It's not news that politicians spend much of their time, palms out, asking for campaign cash. But the sheer volume of supplicating that former Senate Majority Leader Tom Daschle described Thursday was a shock.
"A typical United States senator spends two-thirds of the last two years of their term raising money," Daschle said.
That figure even puts to shame the recommended four hours a day of "call time"—dialing donors for dollars—that the Democratic Congressional Campaign Committee has recommended for freshman lawmakers.
Daschle explained his math this way: "A senator has to raise $10,000 every day that they're in office—every day of their six years—to make the average amount that's spent today in a Senate race." And those in competitive races have to collect even more.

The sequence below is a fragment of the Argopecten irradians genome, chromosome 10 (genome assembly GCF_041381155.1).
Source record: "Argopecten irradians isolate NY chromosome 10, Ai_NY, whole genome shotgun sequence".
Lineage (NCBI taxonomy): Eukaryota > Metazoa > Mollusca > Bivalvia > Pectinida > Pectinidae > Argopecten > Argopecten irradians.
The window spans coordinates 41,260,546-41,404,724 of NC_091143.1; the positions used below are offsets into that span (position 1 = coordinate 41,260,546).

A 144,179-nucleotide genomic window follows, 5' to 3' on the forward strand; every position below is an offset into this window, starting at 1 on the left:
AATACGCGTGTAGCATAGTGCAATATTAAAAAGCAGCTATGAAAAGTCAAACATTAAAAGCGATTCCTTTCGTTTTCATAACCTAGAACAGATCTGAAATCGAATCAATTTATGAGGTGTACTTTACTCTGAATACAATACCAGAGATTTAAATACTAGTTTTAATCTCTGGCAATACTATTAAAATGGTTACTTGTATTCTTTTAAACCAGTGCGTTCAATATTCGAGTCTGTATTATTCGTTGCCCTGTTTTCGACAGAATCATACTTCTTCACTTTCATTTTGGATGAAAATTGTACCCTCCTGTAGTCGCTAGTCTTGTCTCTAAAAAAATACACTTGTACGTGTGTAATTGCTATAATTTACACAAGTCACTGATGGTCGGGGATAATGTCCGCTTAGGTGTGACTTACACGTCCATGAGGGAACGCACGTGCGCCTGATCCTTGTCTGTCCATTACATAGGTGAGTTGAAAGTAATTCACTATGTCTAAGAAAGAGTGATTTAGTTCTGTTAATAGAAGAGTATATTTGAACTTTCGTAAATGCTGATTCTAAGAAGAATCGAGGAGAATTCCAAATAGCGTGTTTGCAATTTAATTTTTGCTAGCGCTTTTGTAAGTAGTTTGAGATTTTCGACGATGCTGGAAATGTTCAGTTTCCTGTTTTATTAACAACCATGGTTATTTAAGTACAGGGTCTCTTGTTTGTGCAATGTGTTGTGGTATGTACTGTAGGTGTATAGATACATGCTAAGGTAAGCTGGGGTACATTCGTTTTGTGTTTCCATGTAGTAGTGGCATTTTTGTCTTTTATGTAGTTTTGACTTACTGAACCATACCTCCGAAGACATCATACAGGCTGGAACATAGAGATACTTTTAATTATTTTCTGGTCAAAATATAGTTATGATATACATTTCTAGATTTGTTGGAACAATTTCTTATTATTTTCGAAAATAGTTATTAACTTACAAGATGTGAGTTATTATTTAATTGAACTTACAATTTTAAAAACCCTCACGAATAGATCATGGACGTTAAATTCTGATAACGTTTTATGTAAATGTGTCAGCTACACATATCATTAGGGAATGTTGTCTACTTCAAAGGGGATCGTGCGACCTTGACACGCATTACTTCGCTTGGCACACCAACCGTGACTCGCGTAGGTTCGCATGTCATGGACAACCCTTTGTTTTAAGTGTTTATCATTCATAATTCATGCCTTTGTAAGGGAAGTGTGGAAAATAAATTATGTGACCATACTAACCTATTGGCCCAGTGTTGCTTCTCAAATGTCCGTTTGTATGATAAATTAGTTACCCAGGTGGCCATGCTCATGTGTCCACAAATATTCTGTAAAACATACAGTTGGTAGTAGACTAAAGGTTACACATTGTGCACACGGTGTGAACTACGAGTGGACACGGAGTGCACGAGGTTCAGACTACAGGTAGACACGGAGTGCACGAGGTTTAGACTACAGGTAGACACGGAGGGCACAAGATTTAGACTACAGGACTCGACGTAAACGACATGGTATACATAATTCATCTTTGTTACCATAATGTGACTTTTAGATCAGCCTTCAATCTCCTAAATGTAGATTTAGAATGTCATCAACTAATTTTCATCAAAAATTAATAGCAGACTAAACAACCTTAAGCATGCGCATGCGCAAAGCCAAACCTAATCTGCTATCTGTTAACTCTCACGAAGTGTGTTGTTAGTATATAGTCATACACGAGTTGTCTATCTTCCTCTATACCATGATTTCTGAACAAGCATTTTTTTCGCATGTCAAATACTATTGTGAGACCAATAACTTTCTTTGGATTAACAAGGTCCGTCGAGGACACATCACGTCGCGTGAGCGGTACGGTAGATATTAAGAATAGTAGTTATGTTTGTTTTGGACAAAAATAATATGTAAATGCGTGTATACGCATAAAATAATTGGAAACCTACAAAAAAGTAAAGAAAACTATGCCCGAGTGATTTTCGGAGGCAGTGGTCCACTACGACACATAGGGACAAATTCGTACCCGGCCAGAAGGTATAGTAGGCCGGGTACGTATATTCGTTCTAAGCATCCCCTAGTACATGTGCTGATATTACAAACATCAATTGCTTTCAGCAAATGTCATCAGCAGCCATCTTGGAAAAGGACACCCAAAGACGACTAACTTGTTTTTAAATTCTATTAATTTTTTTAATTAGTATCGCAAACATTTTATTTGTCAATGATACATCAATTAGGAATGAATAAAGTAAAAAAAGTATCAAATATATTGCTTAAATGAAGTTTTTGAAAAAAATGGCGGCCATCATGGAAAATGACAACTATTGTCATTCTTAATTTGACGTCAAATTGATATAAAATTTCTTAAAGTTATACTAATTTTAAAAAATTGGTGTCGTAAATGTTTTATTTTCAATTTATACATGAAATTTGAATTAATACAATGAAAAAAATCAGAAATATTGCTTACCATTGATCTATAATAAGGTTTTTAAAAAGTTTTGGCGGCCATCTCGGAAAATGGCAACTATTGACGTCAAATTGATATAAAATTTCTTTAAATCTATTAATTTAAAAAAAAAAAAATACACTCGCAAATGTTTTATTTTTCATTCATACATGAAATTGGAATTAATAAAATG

Daschle and former House Speaker Dennis Hastert, speaking at a 2014 elections preview hosted by Future Civic Leaders, both cited the endless money chase as one of the growing reasons for unhappiness among lawmakers.
"Your fulfillment always has to exceed your frustration and, in a lot of cases, frustration has exceeded fulfillment for a lot of members of Congress today," Daschle said.
"They're raising as much money in a senatorial race as we used to raise for presidential races," added Hastert.
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